While big consumers of sugar are having a swell time with the global price meltdown of the commodity, the largest sugar producing firms are barely having reasons to smile as profits get increasingly decimated, and losses accumulate alongside the strife to stay afloat in the face of strong competition.
With the price depression weighing hard on Südzucker, the world’s biggest producer with over 4.2 million metric tonnes, it sadly sees over 100 million euros operating loss in its sugar segment between 2018 and 2019, even as its rivals also fight on.
For Nordzucker, the world’s sixth largest producer with about 2.5 million metric tonnes, the current price level has made it really difficult for sugar companies to continue production at break-even, according to reports seen by business a.m.
Since late 2011, the sugar market has been on a downward trend as a result of a global production surplus. Generally, rising production usually sends prices lower as it opens a possibility of either an equilibrium or an overwhelming demand.
Australia-based analyst, Green Pool, had forecast a smaller global surplus of 5.95 million tonnes for 2018 and 2019 following a huge surplus of 11.51 million tonnes in the current season. It expected the EU’s white sugar exports to grow to 3.50 million tonnes in 2017 and 2018, up from 1.38 million tonnes in the prior season.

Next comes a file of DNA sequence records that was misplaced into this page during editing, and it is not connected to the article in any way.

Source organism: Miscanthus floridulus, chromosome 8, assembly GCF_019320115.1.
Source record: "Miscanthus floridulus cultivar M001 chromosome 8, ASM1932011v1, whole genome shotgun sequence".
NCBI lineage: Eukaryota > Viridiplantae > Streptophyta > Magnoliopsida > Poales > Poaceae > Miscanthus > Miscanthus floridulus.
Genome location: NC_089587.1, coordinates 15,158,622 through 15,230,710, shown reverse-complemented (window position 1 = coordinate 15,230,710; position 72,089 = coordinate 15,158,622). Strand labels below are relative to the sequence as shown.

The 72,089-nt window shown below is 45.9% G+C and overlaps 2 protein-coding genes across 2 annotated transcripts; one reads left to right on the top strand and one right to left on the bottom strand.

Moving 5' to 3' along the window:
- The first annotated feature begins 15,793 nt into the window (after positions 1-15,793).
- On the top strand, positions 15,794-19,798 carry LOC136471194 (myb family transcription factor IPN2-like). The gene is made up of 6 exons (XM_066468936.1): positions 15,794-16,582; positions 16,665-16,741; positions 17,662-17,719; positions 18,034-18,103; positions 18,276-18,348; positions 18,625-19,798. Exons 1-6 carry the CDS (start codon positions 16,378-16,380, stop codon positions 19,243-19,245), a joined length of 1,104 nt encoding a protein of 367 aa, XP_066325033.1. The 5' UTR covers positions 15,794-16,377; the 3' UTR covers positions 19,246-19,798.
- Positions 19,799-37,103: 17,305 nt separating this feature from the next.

After the European Union lifted the ban on sugar beet production in 2017, which boosted output and paved way for the region to become a net exporter for the first time in over a decade, the rise in production appears wrongly timed as sugar has continued to decline on health-conscious trading bloc, throwing supplies onto a world market already awash with the sweetener.
Stefan Uhlenbrock, an analyst at F.O. Licht said: “Everyone can produce as much as they want and initially everyone only looked at the cost side of the equation and tried to reduce production costs by processing more beets and producing more sugar. But this leaves out of consideration that prices must collapse if all key players do the same and raise output massively – and this is the situation right now. Over time this will result in a survival only of the fittest.”
Sugar prices had already been underpinned by production quotas and import tariffs under the last regime and were often far above world market levels. Consequently, the need to compete in a global export market has largely closed the gap.
The European Commission reported an average price for white sugar during January of €374 a tonne, down €26 from December and the lowest level in records dat- ing back to 2006. “ at gives you an idea of the speed at which the European market is converging with the world market. With London sugar prices at around €280, it is likely that the EU price has fallen further since January,” said Francois Thaury, sugar analyst at Agritel.
UK’s producers also appear to be sharing a similar fate as domestic consumers have begun to struggle with the government’s sugar tax which came into effect last Friday. The levy targeted at manufacturers of soft drinks stipulates that contents that contain 5gram of sugar per 100ml will be surcharged 18 pounds per litre, while drinks with more than 8gram of sugar per 100ml will suffer 24 pounds per litre sanction.